Why? Unlike traditional college students, this population faces its own, unique set of barriers to success. The five biggies are self-doubt (Am I too old to go back to school?), time (Can I balance it all — work, school, parenting?), finances (How will I pay for this?), childcare (Who will look after my baby when I’m in class?) and genuine fears (Will I remember how to study?).


As a pioneer in this segment of higher education, St. Kate’s understands the unique needs of adults and stands ready with an innovative model to support them and promote their success.

Beginning this fall, St. Kate’s will launch an adult-centeredcollege to include an array of programs — associate and baccalaureate — from the University’s four schools. The degree options will blend the best practices of continuing education with the tripartite mission of the University. This means courses to accommodate busy schedules, offered on a year-round calendar with shorter terms. Yet, even with the accelerated schedules, the curriculum will incorporate the core elements of the liberal arts, Catholic Social Teaching and intellectual inquiry. There will also be a robust supply of support services (i.e. writing tutors and evening advisors) to accommodate student needs and challenges.

“We want to serve working adults by offering depth and breadth,” says Anne Weyandt ’83, dean of adult and applied education. “Our vision is to provide them with levels of connected learning that elevate their pursuit of meaningful careers and lives of dignity grounded in social justice. This new model also allows us to strengthen our historic position as a leader in this highly competitive adult learning market and clearly articulate the value of a St. Catherine degree.”

Students enrolling at St. Kate’s under this new model will have choices unlike ever before. They can start in an associate program in health science and, with degree in hand, progress — continuously or with breaks — toward a career-focused bachelor’s degree. Or, they can choose to enter directly into a baccalaureate program. They may then move on to the Graduate College to pursue a master’s and terminal degrees across a variety of fields.

Regardless of which direction or degree level they choose, adult learners will encounter clear, comprehensive pathways to reach their goals.

“Our ongoing commitment to serving nontraditional students seeking a St. Kate’s education is an important reflection of the way in which our founders and sponsors, the Sisters of St. Joseph, have always responded to the needs of the times,” says Mary Ann Brenden, associate professor of social work and a consociate with the Sisters of St. Joseph of Carondelet.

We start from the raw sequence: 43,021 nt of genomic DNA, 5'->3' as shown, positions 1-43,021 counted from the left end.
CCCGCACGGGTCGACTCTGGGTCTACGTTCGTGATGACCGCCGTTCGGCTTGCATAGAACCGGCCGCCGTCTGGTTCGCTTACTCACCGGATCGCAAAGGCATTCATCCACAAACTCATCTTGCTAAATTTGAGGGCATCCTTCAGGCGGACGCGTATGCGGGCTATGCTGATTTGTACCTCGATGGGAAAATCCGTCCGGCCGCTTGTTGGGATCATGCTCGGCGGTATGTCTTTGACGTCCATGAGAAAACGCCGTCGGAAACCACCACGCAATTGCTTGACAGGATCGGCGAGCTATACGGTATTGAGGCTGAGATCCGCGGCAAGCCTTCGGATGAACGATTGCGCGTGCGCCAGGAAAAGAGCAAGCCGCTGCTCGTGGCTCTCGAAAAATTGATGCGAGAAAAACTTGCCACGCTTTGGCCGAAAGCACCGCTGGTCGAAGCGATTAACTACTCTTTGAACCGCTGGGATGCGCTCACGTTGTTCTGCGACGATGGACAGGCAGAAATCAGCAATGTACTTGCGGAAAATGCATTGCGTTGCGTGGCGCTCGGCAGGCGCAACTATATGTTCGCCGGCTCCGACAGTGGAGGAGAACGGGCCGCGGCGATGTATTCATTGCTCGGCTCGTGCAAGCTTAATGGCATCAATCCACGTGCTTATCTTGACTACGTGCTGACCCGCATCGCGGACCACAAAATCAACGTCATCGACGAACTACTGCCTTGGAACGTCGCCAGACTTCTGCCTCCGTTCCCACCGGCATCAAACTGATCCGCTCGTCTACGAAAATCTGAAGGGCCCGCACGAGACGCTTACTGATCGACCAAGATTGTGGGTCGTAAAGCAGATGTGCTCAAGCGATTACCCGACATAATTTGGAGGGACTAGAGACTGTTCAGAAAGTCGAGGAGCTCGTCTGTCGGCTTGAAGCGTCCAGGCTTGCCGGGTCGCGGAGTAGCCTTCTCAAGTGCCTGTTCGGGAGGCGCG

One thing that won’t change? The St. Kate’s commitment to creating a learning environment that celebrates the extraordinary ways women teach and learn. While opportunities for men enrolling at the University will expand from associate and graduate degrees to include first baccalaureates in the adult college setting, Brenden says men “who get it” — that gestalt of a woman-centered learning environment — will be able to access more diverse perspectives and develop a deeper understanding of women’s experiences and contributions.

And one last thing that’s absolutely certain? The College for Women — one of the largest in the United States to offer baccalaureate degrees for women only, not to mention the very heart of St. Catherine University — will remain exactly as its name implies.

Evening/Weekend/Online student Kara Becker ’15, MAOT’17 was the student speaker at December Commencement.

Photo: Rebecca Zenefski by Rebecca Studios

Katie Evolution: The Highlights

1905 –

Founded by the Sisters of St. Joseph of Carondelet.

1917 –

Earns full accreditation by North American Central Association of Colleges and Schools.

1937 –

Becomes first Catholic college or university in the nation to be awarded a Phi Beta Kappa chapter

1979 –

Opens Weekend College, the first baccalaureate program in Minnesota for nontraditional women students.

1987 –

First digital records of men in non-degree & second major certificates.

2000 –

Weekend enrollment reaches 954 students — a record high!

2005 –

Celebrates 100 years of educating women to lead and influence.

2009 –

Becomes St. Catherine University.

St. Kate’s Today

4,961  Total enrollment (fall 2015)
94%  Women
344  Faculty with terminal degrees

Photo: University Archives

St. Kate’s students with Derham Hall in the background.

Pauline Oo
MAOL Cert ’14, MBA '16

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Carol Evans-Smith